How do you Navigate Change at Work?

Shriya Sarang

1st Mar'23
How do you Navigate Change at Work? | OpenGrowth

The question of the hour is: How do you navigate change at work? We are constantly surrounded by change. Be it simple or complex. It's planned and unanticipated. When the word "change" is mentioned, most individuals run away from the subject or action. Because change is something businesses can count on happening, I've been thinking that a new narrative has to be developed around the subject. This narrative should make it easier and more enjoyable for business leaders to navigate change.

According to research, people make judgments emotionally before rationalizing them with reasoning, even the most calculated leaders. In other words, we now understand that our conscious mind's function is to rationalize rather than to be reasonable. The same is true of change. Understanding the advantages of change is not enough; we also need to arrive at the same emotional conclusion.

 

Leadership and Change Management

Change typically occurs because it feels better than remaining the same. Change may appear to be difficult, but it actually isn't. After that, we develop rational justifications for the change.

However, this sets a very high standard. Because we know we will survive no matter how awful things get, it is in our evolutionary best interest to favor the status quo. Of course, there are things we can do to help change feel better—using visualization, cultivating an attitude of gratitude or acceptance, focusing on the "sharp points," as Pema Chodron advises, etc.—but getting past our ingrained resistance to change is frequently too challenging, and we give up despite our sometimes heroic efforts.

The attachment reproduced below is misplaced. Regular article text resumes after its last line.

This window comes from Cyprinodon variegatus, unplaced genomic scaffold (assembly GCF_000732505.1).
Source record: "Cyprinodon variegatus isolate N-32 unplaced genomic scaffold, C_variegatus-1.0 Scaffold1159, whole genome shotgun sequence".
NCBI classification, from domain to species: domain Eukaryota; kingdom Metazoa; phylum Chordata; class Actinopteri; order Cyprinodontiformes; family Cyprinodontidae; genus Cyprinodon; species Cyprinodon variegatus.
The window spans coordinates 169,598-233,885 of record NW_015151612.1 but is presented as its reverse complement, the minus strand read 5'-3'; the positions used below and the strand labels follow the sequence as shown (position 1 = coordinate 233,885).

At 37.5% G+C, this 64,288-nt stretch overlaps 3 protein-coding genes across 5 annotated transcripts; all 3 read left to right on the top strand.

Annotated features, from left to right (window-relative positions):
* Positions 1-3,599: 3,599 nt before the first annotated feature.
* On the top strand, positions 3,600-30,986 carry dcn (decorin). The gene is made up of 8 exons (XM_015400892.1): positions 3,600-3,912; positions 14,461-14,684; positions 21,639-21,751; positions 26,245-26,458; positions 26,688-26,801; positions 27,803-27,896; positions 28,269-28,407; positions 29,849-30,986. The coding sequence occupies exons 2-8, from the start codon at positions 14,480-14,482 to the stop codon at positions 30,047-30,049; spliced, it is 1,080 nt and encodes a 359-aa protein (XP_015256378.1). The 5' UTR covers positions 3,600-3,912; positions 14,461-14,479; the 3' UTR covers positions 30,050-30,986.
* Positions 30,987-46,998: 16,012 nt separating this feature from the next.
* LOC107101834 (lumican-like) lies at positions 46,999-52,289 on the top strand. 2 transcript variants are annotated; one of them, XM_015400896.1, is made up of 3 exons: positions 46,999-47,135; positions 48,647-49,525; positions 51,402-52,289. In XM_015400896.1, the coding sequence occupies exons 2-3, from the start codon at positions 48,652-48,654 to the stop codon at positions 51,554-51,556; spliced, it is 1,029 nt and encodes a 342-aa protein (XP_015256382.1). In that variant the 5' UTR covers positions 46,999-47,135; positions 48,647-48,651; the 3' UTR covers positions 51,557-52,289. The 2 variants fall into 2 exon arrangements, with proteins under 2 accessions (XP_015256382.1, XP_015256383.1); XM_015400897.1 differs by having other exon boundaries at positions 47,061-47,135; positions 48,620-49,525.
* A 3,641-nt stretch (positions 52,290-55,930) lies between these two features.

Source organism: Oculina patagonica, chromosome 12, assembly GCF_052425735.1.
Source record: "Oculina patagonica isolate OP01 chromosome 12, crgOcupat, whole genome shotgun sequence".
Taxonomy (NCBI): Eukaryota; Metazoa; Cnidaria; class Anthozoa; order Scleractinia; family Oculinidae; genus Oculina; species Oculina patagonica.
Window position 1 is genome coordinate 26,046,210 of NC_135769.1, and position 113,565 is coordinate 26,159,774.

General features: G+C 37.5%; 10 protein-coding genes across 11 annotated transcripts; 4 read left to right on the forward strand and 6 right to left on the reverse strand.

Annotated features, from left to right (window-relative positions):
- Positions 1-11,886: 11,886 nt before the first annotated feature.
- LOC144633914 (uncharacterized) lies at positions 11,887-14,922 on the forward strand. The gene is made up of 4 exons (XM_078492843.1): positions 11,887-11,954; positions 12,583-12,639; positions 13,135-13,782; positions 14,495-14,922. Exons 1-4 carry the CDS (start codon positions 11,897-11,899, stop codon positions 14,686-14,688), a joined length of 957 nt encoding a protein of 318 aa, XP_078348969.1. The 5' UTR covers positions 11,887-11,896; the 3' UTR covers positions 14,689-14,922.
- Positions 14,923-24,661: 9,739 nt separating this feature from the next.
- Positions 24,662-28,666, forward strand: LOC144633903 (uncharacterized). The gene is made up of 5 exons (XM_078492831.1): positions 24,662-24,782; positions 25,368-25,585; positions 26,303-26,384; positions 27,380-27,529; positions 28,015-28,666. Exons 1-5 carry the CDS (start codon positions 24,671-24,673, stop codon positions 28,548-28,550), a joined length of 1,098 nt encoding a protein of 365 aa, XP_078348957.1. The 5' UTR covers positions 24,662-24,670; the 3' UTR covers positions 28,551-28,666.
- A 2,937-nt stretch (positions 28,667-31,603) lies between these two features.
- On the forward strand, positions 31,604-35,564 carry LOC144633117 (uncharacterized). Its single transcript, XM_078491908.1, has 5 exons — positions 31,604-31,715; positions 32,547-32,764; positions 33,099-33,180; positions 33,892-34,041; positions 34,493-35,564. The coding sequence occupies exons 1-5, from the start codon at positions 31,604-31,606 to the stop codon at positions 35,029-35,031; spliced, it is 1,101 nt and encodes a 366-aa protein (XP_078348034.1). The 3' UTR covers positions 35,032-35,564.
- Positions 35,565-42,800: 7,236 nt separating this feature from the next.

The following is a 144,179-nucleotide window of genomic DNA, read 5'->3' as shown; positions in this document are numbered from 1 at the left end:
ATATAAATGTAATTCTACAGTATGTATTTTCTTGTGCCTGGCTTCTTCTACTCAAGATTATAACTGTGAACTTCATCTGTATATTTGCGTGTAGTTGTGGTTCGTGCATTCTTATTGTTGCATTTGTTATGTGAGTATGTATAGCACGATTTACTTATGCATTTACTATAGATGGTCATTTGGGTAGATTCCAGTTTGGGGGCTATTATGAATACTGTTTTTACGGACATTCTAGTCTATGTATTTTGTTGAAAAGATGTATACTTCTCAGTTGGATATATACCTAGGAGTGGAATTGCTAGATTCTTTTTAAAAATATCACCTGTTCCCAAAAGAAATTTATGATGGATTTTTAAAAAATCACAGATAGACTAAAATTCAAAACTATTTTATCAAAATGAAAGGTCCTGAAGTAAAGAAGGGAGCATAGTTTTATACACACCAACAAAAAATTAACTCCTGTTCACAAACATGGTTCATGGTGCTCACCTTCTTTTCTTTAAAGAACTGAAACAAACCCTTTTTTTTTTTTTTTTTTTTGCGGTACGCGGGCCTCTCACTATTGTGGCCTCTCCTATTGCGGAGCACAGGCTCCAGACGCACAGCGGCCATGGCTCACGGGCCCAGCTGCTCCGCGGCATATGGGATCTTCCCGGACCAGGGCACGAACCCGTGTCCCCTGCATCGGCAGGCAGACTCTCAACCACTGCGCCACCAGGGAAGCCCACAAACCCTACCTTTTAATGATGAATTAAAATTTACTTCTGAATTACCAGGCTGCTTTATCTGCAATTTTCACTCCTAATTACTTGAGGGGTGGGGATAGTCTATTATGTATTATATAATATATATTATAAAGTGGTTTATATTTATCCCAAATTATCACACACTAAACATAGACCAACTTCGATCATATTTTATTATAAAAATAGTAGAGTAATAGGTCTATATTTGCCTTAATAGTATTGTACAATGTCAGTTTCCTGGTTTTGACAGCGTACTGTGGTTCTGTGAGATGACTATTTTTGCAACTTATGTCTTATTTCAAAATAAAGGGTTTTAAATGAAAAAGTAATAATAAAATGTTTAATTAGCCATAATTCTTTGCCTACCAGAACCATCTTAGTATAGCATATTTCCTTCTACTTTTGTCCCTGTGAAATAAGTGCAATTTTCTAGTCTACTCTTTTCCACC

When change eventually occurs, pain is frequently its catalyst. When staying the same hurts too much, whether it is the physical pain of touching a hot stove or the emotional pain of having our work rejected by a client or investor, we change most successfully and consistently. In The Problem of Pain, C.S. Lewis stated that "We may dismiss even pleasure. But discomfort incessantly demands attention.

 

What are the five tips for effective change?

What are the five tips for effective change?

1. Manage your state

To lead in this cutthroat environment, one must acknowledge that change is inescapable.  As long as you accept responsibility for your state, despite your problems, and take advantage of your advantages in order to appreciate the experience, you can smile under challenging conditions. One approach might be to seize the chance by recording answers to the following questions:

  • What employment chances would you miss if you didn’t accept the change?

  • How will the changes at work affect you?

  • What would it cost you if you passed up the chance?

  • You can determine its significance and develop the confidence necessary to accept it by asking these questions.

 

2. Make good use of your time.

Time is a limited resource. When the moment occurs, it is over and cannot be recovered. It matters how you spend your time and energy, particularly while you're adjusting to a change. Each nanosecond matters. Align your energies so that you spend your time mindfully. To achieve this, define time management objectives. You may be able to devote more energy to making effective judgments as a result.

 

3. Focus on what you can control